Post by Jane K. Stimmler, contributing Women on Business writer
How many women friends and colleagues do you know who constantly (and with reverence) refer to their mental and written lists, and the importance of regularly “checking things off?” Are you one of them? It seems to me like there’s an epidemic of hyper-organized list-making women who aren’t happy until they’re putting lines through the items on their endless lists covering a range of subjects. Once they get through one list, they are on to the next one!
I frequently sit in meetings where the women participants are exhibiting this behavior. They’re making lists, jotting notes, and generally leading the discussion toward a conclusion. What are the men doing?
They are participating in the discussion, but as plans are made or conclusions reached, it’s the women who seem to nail down next steps and responsibilities. Why? Because they’ve made notes during the meeting and know what has to be done. The men have been in a more free-flow discussion mode, often doing “big picture” strategic thinking, while the women have distilled the information into a more detailed work plan.
Women are, indeed, often more detail-oriented and analytical than their male counterparts, but there is a weight of responsibility that comes with these attributes. How would anything be accomplished without someone acting like the adult in the room and corralling the group toward an endpoint? If meetings were comprised of general discussion and debate – and ended without definitive conclusions, productivity would stall. So has it become the burden of women to insure this doesn’t happen?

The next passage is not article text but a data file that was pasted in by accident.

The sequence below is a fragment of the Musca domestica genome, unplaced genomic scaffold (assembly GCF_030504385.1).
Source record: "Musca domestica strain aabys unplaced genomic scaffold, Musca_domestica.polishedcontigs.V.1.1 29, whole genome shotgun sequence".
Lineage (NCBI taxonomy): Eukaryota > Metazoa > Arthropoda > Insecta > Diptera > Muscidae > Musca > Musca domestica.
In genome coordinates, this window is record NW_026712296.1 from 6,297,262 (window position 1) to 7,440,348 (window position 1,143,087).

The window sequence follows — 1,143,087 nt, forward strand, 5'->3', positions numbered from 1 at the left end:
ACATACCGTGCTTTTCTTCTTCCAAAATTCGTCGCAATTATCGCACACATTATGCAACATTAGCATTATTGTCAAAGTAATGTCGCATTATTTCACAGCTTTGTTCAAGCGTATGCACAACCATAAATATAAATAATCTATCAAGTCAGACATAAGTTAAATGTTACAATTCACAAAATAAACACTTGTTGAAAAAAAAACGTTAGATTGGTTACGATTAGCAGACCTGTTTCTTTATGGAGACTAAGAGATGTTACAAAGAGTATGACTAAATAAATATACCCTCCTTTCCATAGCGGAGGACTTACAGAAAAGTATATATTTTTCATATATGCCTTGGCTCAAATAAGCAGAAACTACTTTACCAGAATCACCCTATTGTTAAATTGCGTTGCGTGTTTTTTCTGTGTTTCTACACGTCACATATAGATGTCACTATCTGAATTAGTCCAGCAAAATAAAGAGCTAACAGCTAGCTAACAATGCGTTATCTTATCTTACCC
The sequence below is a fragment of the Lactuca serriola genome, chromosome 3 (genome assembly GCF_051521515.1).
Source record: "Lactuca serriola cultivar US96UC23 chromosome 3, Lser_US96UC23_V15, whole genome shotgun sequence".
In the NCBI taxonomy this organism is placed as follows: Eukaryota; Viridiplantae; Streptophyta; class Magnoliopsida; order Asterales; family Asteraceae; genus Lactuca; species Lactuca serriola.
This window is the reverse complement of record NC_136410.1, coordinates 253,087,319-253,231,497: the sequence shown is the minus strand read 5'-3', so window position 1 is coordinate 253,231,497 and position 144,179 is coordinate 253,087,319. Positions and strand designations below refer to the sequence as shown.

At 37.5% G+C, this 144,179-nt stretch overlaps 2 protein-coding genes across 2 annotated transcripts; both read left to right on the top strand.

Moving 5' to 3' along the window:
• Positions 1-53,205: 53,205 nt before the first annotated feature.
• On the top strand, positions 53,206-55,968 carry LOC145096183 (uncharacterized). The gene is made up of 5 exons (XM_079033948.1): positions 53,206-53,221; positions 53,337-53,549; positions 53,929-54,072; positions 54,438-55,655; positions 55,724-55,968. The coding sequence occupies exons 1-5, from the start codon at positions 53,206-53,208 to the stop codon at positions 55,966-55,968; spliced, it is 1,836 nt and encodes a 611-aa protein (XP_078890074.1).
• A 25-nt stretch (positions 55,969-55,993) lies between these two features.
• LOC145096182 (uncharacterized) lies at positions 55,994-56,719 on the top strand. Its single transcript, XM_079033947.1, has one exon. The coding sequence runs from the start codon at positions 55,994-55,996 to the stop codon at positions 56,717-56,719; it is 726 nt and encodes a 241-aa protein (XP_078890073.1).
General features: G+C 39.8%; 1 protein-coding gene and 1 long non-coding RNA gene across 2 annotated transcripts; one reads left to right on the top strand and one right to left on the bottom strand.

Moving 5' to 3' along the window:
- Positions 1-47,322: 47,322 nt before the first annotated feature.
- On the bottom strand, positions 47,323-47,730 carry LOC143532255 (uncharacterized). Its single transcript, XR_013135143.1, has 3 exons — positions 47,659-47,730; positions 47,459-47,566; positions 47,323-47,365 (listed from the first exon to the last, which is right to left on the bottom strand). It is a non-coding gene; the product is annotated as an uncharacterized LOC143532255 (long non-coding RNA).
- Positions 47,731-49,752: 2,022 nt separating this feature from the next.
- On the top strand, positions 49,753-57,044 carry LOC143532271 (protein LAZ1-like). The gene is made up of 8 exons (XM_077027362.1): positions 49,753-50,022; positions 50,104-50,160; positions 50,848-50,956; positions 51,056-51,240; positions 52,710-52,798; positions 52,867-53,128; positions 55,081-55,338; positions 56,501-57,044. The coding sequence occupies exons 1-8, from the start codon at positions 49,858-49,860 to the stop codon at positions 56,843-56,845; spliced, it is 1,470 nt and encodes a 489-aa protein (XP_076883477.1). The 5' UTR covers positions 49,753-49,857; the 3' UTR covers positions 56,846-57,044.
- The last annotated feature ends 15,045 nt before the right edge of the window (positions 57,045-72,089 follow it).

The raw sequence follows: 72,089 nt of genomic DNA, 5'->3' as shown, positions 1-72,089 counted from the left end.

The problem I see is that all this list-making takes up a lot of time and energy. Women get tied up making lists – and then they become really stressed trying to see that everything is completed. In business settings, the simple act of making a list of outcomes often becomes a tacit transfer of responsibility.
I wonder how this issue can be resolved without making women’s lives even more stressful than they already are. What do you think? Are you a list-maker?
I can’t believe there are no comments on this article. It’s such a great observation that women do tend to make lists and then get stuck with the follow-through. This exact thing happens in my office ALL the time. I thought it was just the particular male coworkers I had, but maybe I’m not alone. I used to refer to myself as an “engineer babysitter” because I was always telling my guys what to do. I haven’t found a solution exactly, but I have found a way to try and make the best of it for myself. (1) Don’t do their job for them. (2) CC their boss if they don’t respond to the tasks I set for them. (3) Responsibility is also power. Just because I got stuck with the to-do list doesn’t mean I’m powerless. In fact, it can mean the opposite. It means I’m the one who gets to interpret the situation, make the plans and assign the tasks. Yes, that’s a lot for one person to handle, but it’s also a more powerful position than being the one who gets told what to do.